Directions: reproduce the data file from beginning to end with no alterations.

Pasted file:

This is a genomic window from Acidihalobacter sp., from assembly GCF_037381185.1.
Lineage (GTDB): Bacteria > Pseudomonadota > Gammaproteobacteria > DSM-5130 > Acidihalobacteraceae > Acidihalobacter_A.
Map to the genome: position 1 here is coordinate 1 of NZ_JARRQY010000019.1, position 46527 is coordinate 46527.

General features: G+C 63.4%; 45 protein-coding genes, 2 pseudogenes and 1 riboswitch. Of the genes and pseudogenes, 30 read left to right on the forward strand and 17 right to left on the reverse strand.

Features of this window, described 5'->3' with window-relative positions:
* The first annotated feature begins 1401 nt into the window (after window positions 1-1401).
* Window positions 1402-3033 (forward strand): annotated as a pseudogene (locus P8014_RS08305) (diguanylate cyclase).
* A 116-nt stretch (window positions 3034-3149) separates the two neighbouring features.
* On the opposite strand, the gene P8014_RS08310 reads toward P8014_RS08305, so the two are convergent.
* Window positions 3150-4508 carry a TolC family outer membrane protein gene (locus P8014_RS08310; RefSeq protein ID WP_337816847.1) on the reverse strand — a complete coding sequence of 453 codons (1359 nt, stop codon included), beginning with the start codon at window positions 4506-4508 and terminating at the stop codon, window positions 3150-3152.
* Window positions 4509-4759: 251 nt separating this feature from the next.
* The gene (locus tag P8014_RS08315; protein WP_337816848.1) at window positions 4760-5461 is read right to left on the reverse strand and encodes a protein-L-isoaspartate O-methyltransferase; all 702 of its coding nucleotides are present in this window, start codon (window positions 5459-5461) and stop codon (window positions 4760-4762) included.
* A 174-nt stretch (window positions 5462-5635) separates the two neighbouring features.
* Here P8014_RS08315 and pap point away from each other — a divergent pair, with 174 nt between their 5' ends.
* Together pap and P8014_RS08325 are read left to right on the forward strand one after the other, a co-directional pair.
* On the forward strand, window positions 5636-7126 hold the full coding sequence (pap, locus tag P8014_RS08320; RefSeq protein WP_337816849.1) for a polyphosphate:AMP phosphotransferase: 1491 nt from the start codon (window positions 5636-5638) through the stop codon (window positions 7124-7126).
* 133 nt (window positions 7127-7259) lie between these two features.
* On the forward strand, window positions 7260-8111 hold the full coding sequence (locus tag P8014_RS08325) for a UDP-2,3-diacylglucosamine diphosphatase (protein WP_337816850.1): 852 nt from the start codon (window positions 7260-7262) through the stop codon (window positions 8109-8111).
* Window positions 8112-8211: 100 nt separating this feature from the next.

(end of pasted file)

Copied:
This is a genomic window from Acidihalobacter sp., from assembly GCF_037381185.1.
Lineage (GTDB): Bacteria > Pseudomonadota > Gammaproteobacteria > DSM-5130 > Acidihalobacteraceae > Acidihalobacter_A.
Map to the genome: position 1 here is coordinate 1 of NZ_JARRQY010000019.1, position 46527 is coordinate 46527.

General features: G+C 63.4%; 45 protein-coding genes, 2 pseudogenes and 1 riboswitch. Of the genes and pseudogenes, 30 read left to right on the forward strand and 17 right to left on the reverse strand.

Features of this window, described 5'->3' with window-relative positions:
* The first annotated feature begins 1401 nt into the window (after window positions 1-1401).
* Window positions 1402-3033 (forward strand): annotated as a pseudogene (locus P8014_RS08305) (diguanylate cyclase).
* A 116-nt stretch (window positions 3034-3149) separates the two neighbouring features.
* On the opposite strand, the gene P8014_RS08310 reads toward P8014_RS08305, so the two are convergent.
* Window positions 3150-4508 carry a TolC family outer membrane protein gene (locus P8014_RS08310; RefSeq protein ID WP_337816847.1) on the reverse strand — a complete coding sequence of 453 codons (1359 nt, stop codon included), beginning with the start codon at window positions 4506-4508 and terminating at the stop codon, window positions 3150-3152.
* Window positions 4509-4759: 251 nt separating this feature from the next.
* The gene (locus tag P8014_RS08315; protein WP_337816848.1) at window positions 4760-5461 is read right to left on the reverse strand and encodes a protein-L-isoaspartate O-methyltransferase; all 702 of its coding nucleotides are present in this window, start codon (window positions 5459-5461) and stop codon (window positions 4760-4762) included.
* A 174-nt stretch (window positions 5462-5635) separates the two neighbouring features.
* Here P8014_RS08315 and pap point away from each other — a divergent pair, with 174 nt between their 5' ends.
* Together pap and P8014_RS08325 are read left to right on the forward strand one after the other, a co-directional pair.
* On the forward strand, window positions 5636-7126 hold the full coding sequence (pap, locus tag P8014_RS08320; RefSeq protein WP_337816849.1) for a polyphosphate:AMP phosphotransferase: 1491 nt from the start codon (window positions 5636-5638) through the stop codon (window positions 7124-7126).
* 133 nt (window positions 7127-7259) lie between these two features.
* On the forward strand, window positions 7260-8111 hold the full coding sequence (locus tag P8014_RS08325) for a UDP-2,3-diacylglucosamine diphosphatase (protein WP_337816850.1): 852 nt from the start codon (window positions 7260-7262) through the stop codon (window positions 8109-8111).
* Window positions 8112-8211: 100 nt separating this feature from the next.